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Merope /ˈmɛrəp/,[8] designated 23 Tauri (abbreviated 23 Tau), is a star in the constellation of Taurus and a member of the Pleiades star cluster. It is approximately 380 light years away.

Image of the Pleiades star cluster
Red circle.svg
Merope in the Pleiades cluster (circled)
Observation data
Epoch J2000      Equinox J2000
Constellation Taurus
Right ascension  03h 46m 19.57384s[1]
Declination 23° 56′ 54.0812″[1]
Apparent magnitude (V) 4.18[2]
Spectral type B6IV(e)[3]
U−B color index -0.41[4]
B−V color index -0.06[4]
Variable type β Cephei[5]
Radial velocity (Rv)6.2[6] km/s
Proper motion (μ) RA: 21.13[1] mas/yr
Dec.: -43.65[1] mas/yr
Parallax (π)8.58 ± 0.37[1] mas
Distance380 ± 20 ly
(117 ± 5 pc)
Radius5.1[7] R
Surface gravity (log g)4.0[7] cgs
Temperature13,360 ± 340[7] K
Other designations
Merope, 23 Tau, V971 Tauri, HR 1156, BD 23° 522, HD 23480, HIP 17608, SAO 76172, GC 4512, CCDM J03463+2357A
Database references



Merope is a blue-white B-type subgiant with a mean apparent magnitude of +4.14. Richard Hinckley Allen described the star as lucid white and violet.[9] It has a luminosity of 630 times that of the Sun and a surface temperature of 14,000 kelvins. Merope's mass is roughly 4.5 solar masses and has a radius more than 4 times as great as the Sun's. It is classified as a Beta Cephei type variable star and its brightness varies by 0.01 magnitudes.[5]

Surrounding Merope is the Merope Nebula (NGC 1435). It appears brightest around Merope and is listed in the Index Catalogue as number IC 349.


23 Tauri is the star's Flamsteed designation. The name Merope originates with Greek mythology; she is one of the seven daughters of Atlas and Pleione known as the Pleiades. In 2016, the International Astronomical Union organized a Working Group on Star Names (WGSN)[10] to catalog and standardize proper names for stars. The WGSN's first bulletin of July 2016[11] included a table of the first two batches of names approved by the WGSN; which included Merope for this star. It is now so entered in the IAU Catalog of Star Names.[12]


  1. ^ a b c d e Van Leeuwen, F (2007). "Validation of the new Hipparcos reduction". Astronomy and Astrophysics. 474 (2): 653. arXiv:0708.1752. Bibcode:2007A&A...474..653V. doi:10.1051/0004-6361:20078357.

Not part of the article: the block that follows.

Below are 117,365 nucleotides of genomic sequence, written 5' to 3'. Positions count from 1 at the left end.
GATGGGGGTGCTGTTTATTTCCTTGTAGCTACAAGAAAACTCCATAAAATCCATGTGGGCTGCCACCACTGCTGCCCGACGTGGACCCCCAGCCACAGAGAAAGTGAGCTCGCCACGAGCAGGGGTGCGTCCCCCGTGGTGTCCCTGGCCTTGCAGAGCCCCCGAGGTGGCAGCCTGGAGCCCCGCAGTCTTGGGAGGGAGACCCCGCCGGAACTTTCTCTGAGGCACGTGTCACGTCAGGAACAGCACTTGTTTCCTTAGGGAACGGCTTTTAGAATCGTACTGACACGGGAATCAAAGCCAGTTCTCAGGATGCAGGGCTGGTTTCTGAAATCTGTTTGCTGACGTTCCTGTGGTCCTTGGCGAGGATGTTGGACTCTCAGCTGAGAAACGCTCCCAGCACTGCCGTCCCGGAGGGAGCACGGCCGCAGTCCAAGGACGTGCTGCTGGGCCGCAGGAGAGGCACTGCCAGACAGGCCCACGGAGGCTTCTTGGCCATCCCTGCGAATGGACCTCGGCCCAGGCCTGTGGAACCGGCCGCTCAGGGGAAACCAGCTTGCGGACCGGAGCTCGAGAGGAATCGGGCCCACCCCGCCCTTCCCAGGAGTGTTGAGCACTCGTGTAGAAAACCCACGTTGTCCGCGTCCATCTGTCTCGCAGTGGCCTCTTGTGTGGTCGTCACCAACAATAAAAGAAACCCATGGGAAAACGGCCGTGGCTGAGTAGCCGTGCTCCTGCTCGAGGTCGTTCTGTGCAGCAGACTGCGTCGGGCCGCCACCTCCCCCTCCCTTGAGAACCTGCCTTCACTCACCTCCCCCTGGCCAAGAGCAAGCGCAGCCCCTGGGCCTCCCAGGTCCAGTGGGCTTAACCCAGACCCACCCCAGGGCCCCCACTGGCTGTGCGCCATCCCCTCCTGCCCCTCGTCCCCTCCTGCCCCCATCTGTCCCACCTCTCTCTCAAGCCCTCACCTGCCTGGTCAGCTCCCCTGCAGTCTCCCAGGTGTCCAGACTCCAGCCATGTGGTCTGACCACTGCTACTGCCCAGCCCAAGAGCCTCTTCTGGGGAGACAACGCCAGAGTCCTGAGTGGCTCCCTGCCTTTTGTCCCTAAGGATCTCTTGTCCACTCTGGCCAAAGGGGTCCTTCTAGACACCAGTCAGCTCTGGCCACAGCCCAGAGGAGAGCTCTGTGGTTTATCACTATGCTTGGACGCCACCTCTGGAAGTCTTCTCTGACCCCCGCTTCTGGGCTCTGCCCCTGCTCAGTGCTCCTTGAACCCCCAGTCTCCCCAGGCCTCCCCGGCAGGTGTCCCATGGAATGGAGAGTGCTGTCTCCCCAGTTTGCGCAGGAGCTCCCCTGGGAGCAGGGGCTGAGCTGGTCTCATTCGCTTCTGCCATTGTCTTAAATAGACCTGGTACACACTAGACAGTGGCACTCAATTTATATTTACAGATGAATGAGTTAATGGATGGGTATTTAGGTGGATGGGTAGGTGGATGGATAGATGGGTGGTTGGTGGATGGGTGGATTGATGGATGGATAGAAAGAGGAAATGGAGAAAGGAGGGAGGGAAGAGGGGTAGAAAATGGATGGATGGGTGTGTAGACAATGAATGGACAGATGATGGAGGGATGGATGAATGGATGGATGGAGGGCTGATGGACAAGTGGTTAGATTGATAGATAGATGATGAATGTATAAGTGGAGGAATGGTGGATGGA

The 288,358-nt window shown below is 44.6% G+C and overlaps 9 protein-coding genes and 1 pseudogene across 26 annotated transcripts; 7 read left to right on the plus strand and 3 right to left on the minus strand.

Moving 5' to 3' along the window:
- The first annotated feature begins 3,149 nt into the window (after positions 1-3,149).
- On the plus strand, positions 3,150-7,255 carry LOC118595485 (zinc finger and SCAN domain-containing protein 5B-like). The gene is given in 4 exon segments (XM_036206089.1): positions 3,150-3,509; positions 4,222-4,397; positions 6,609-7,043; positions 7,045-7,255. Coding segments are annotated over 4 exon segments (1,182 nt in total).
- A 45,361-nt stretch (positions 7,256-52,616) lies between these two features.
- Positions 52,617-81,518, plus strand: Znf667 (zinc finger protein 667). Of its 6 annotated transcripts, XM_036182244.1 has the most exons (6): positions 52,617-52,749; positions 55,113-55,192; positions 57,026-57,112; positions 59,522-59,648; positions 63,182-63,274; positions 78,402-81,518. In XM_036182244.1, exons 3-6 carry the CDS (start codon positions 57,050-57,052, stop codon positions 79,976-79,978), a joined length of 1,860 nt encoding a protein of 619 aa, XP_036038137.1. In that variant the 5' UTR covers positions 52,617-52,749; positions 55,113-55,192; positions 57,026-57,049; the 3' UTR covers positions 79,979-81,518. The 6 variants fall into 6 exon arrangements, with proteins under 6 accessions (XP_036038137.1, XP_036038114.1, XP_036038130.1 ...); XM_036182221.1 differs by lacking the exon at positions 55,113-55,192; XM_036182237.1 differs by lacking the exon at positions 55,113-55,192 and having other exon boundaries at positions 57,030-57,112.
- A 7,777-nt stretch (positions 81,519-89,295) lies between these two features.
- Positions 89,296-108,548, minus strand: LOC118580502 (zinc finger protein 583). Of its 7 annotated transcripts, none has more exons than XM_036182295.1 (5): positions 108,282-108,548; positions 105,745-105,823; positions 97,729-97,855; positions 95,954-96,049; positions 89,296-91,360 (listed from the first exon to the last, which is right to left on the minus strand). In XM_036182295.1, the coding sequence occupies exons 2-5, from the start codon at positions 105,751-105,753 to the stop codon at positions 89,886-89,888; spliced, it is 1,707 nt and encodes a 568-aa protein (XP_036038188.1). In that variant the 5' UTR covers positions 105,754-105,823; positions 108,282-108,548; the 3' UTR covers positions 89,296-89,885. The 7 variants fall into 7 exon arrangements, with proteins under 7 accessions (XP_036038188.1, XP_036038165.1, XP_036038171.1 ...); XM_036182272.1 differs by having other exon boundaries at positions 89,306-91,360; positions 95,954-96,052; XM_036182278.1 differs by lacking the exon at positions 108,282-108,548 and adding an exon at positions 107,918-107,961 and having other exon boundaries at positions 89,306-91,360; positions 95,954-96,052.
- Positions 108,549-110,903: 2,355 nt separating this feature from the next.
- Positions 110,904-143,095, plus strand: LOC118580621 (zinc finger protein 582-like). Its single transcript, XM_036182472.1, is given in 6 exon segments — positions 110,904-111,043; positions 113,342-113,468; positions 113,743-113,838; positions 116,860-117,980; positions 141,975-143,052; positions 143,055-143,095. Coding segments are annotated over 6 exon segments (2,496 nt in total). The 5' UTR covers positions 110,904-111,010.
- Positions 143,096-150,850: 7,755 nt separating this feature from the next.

2. ^ Ducati, J. R (2002). "VizieR Online Data Catalog: Catalogue of Stellar Photometry in Johnson's 11-color system". CDS/ADC Collection of Electronic Catalogues. 2237. Bibcode:2002yCat.2237....0D.
  3. ^ Slettebak, A (1982). "Spectral types and rotational velocities of the brighter Be stars and A-F type shell stars". Astrophysical Journal Supplement Series. 50: 55. Bibcode:1982ApJS...50...55S. doi:10.1086/190820.
  4. ^ a b Crawford, D. L.; Barnes, J. V.; Golson, J. C. (1971), "Four-color, Hbeta, and UBV photometry for bright B-type stars in the northern hemisphere", The Astronomical Journal, 76: 1058, Bibcode:1971AJ.....76.1058C, doi:10.1086/111220
  5. ^ a b Samus, N. N.; Durlevich, O. V.; et al. (2009). "VizieR Online Data Catalog: General Catalogue of Variable Stars (Samus+ 2007-2013)". VizieR On-line Data Catalog: B/gcvs. Originally published in: 2009yCat....102025S. 1. Bibcode:2009yCat....102025S.
  6. ^ Wilson, Ralph Elmer (1953). "General catalogue of stellar radial velocities". Washington. Bibcode:1953GCRV..C......0W.
  7. ^ a b c Underhill, A. B.; et al. (November 1979), "Effective temperatures, angular diameters, distances and linear radii for 160 O and B stars", Monthly Notices of the Royal Astronomical Society, 189 (3): 601–605, Bibcode:1979MNRAS.189..601U, doi:10.1093/mnras/189.3.601
  8. ^ Davis, George A. (1944). "The pronunciations, derivations, and meanings of a selected list of star names". Popular Astronomy. 52: 8–30.
  9. ^ Merope, Star Names and their Meanings, Richard Hinckley Allen, Dover Publications, 1963, p. 407.
  10. ^ "IAU Working Group on Star Names (WGSN)". Retrieved 22 May 2016.
  11. ^ "Bulletin of the IAU Working Group on Star Names, No. 1" (PDF). Retrieved 28 July 2016.
  12. ^ "IAU Catalog of Star Names". Retrieved 28 July 2016.

External linksEdit

Coordinates:   03h 46m 19.5739s, +23° 56′ 54.090″